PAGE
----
Weinberg: [During the symposium], we had a robust discussion on the microbiome. I learned that we may have as many as 50 trillion bacterial cells. We have a lot of bacteria cells in our body, most of which are located in the gut, and many of which we don't know exactly what they do. We know that some are good and help us to digest food, but we also know that some are bad, and they may play a role [in the development of] CRC.

The CRC discussion focused on how to best collect serial bile specimens, stool, tumors, and blood to figure out where these associations with microbiome, disease, and the immune system collide.

TARGETED ONCOLOGY: What is the key takeaway from your discussion?

Weinberg: The microbiome is complex. It's sort of a meeting place between the immune system, diet, environment, and genetics. It seems to play a stronger role in cancer, especially GI cancers both in terms of causative agents for cancers and to predict response to certain drugs, especially immunotherapy drugs.


The field is very young, but it's growing quickly, and it's hard to stay on top of all the rapidly evolving data that are coming out of it. There is a role for doing some sort of research testing to figure out what bacteria are present in these tumors and try to figure what role they're playing.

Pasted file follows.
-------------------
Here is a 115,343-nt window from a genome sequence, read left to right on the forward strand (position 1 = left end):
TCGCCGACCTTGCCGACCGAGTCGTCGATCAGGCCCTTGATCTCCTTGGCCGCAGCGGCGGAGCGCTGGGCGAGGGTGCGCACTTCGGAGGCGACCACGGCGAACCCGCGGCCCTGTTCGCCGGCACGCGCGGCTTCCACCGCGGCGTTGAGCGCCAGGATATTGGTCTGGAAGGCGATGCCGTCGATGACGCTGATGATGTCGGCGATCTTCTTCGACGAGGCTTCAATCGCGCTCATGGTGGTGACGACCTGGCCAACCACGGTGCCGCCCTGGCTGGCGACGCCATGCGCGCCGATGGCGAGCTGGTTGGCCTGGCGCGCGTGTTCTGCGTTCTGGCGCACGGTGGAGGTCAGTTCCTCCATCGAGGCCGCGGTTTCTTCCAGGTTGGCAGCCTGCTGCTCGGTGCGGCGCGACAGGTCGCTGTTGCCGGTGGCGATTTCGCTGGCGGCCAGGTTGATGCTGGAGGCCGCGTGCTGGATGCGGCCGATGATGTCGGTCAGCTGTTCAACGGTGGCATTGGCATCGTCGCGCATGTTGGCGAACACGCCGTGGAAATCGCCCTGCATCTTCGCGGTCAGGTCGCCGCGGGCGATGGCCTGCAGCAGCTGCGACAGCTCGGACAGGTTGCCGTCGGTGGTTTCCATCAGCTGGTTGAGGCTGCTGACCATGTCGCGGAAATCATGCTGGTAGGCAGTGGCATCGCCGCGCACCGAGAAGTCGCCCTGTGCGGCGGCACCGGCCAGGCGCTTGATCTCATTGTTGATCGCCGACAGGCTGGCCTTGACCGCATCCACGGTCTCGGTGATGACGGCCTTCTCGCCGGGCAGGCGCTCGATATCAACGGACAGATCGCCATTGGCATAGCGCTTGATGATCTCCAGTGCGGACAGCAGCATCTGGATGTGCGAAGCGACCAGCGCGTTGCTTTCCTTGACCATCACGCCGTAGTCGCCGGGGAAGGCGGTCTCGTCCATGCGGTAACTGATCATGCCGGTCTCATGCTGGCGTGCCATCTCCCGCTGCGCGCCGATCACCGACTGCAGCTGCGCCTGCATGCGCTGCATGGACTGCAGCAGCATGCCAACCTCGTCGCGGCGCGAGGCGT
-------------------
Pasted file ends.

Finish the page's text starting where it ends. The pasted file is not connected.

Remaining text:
TARGETED ONCOLOGY: Can you briefly summarize the treatment landscape for metastatic colorectal cancer (mCRC)?

Weinberg: There are a variety of treatment options for patients with mCRC. Most involve the backbone chemotherapy, a 5-fluorouracil type of therapy with either IV 5-FU, or oral capecitabine. Typically, we would also add a second chemotherapy agent such as oxaliplatin, or irinotecan. Then, we would add a biologic [agent] that targets the vascular endothelial growth factor (VEGF) pathway, like bevacizumab, or a biological [drug] that targets the epidermal growth factor receptor (EGFR) pathway, like cetuximab or panitumumab.

Those ladder drugs only work for patients that have KRAS-, NRAS-, BRAF-wildtype disease, especially in cancer that occurs on the left side of the colon. Those patients seem to benefit most, especially in the upfront setting.

In further line settings, access to drugs that haven't been used is appropriate. For example, if someone hasn't had prior VEGF therapy, you can use that, if they're still candidates for it. The other drugs available in later-line settings include trifluridine/tipiracil (Lonsurf), and regorafenib.

For rare subsets of patients with mCRC, for instance, those with MSI-high tumors, immune checkpoint inhibitors like pembrolizumab (Keytruda), nivolumab (Opdivo), and ipilimumab (Yervoy) are available. Lastly, the NTRK fusion tumors now have 2 drugs, larotrectinib (Vitrakvi) and entrectinib (Rozlytrek), which are both approved by the FDA for patients with rare subsets of CRC.